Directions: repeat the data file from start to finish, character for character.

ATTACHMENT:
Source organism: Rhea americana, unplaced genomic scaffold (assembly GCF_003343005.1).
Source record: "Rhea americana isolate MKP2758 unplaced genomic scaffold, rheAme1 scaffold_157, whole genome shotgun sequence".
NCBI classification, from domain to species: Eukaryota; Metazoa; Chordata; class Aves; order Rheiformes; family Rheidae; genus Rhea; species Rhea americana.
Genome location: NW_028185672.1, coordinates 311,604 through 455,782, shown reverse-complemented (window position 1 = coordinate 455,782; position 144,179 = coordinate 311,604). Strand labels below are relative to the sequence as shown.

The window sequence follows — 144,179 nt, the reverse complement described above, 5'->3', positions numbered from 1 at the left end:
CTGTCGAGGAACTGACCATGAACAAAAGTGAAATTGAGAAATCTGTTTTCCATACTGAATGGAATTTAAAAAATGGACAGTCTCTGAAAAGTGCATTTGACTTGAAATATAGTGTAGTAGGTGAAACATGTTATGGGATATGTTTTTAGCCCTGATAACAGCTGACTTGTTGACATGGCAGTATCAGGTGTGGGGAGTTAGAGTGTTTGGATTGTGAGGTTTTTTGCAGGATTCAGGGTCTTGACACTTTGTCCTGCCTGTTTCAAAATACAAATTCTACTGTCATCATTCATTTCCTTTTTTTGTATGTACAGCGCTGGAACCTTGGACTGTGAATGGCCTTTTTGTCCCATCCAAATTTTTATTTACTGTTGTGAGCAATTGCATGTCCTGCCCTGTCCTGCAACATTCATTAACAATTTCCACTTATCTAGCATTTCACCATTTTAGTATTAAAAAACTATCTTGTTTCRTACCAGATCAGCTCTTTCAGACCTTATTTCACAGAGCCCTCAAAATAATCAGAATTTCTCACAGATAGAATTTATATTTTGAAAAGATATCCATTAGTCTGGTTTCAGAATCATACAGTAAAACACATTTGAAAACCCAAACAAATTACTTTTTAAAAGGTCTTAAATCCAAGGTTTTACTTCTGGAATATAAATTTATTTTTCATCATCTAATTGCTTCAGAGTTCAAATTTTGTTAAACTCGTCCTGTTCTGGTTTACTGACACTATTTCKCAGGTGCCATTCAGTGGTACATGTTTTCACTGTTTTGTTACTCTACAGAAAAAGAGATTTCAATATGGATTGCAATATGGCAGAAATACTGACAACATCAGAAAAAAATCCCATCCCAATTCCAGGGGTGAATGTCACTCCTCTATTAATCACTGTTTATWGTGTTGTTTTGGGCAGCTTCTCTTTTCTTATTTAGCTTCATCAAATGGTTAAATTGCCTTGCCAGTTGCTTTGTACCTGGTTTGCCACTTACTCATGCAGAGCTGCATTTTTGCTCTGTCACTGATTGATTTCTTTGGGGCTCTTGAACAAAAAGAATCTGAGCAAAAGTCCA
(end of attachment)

Source organism: Rhea americana, unplaced genomic scaffold (assembly GCF_003343005.1).
Source record: "Rhea americana isolate MKP2758 unplaced genomic scaffold, rheAme1 scaffold_157, whole genome shotgun sequence".
NCBI classification, from domain to species: Eukaryota; Metazoa; Chordata; class Aves; order Rheiformes; family Rheidae; genus Rhea; species Rhea americana.
Genome location: NW_028185672.1, coordinates 311,604 through 455,782, shown reverse-complemented (window position 1 = coordinate 455,782; position 144,179 = coordinate 311,604). Strand labels below are relative to the sequence as shown.

The window sequence follows — 144,179 nt, the reverse complement described above, 5'->3', positions numbered from 1 at the left end:
CTGTCGAGGAACTGACCATGAACAAAAGTGAAATTGAGAAATCTGTTTTCCATACTGAATGGAATTTAAAAAATGGACAGTCTCTGAAAAGTGCATTTGACTTGAAATATAGTGTAGTAGGTGAAACATGTTATGGGATATGTTTTTAGCCCTGATAACAGCTGACTTGTTGACATGGCAGTATCAGGTGTGGGGAGTTAGAGTGTTTGGATTGTGAGGTTTTTTGCAGGATTCAGGGTCTTGACACTTTGTCCTGCCTGTTTCAAAATACAAATTCTACTGTCATCATTCATTTCCTTTTTTTGTATGTACAGCGCTGGAACCTTGGACTGTGAATGGCCTTTTTGTCCCATCCAAATTTTTATTTACTGTTGTGAGCAATTGCATGTCCTGCCCTGTCCTGCAACATTCATTAACAATTTCCACTTATCTAGCATTTCACCATTTTAGTATTAAAAAACTATCTTGTTTCRTACCAGATCAGCTCTTTCAGACCTTATTTCACAGAGCCCTCAAAATAATCAGAATTTCTCACAGATAGAATTTATATTTTGAAAAGATATCCATTAGTCTGGTTTCAGAATCATACAGTAAAACACATTTGAAAACCCAAACAAATTACTTTTTAAAAGGTCTTAAATCCAAGGTTTTACTTCTGGAATATAAATTTATTTTTCATCATCTAATTGCTTCAGAGTTCAAATTTTGTTAAACTCGTCCTGTTCTGGTTTACTGACACTATTTCKCAGGTGCCATTCAGTGGTACATGTTTTCACTGTTTTGTTACTCTACAGAAAAAGAGATTTCAATATGGATTGCAATATGGCAGAAATACTGACAACATCAGAAAAAAATCCCATCCCAATTCCAGGGGTGAATGTCACTCCTCTATTAATCACTGTTTATWGTGTTGTTTTGGGCAGCTTCTCTTTTCTTATTTAGCTTCATCAAATGGTTAAATTGCCTTGCCAGTTGCTTTGTACCTGGTTTGCCACTTACTCATGCAGAGCTGCATTTTTGCTCTGTCACTGATTGATTTCTTTGGGGCTCTTGAACAAAAAGAATCTGAGCAAAAGTCCA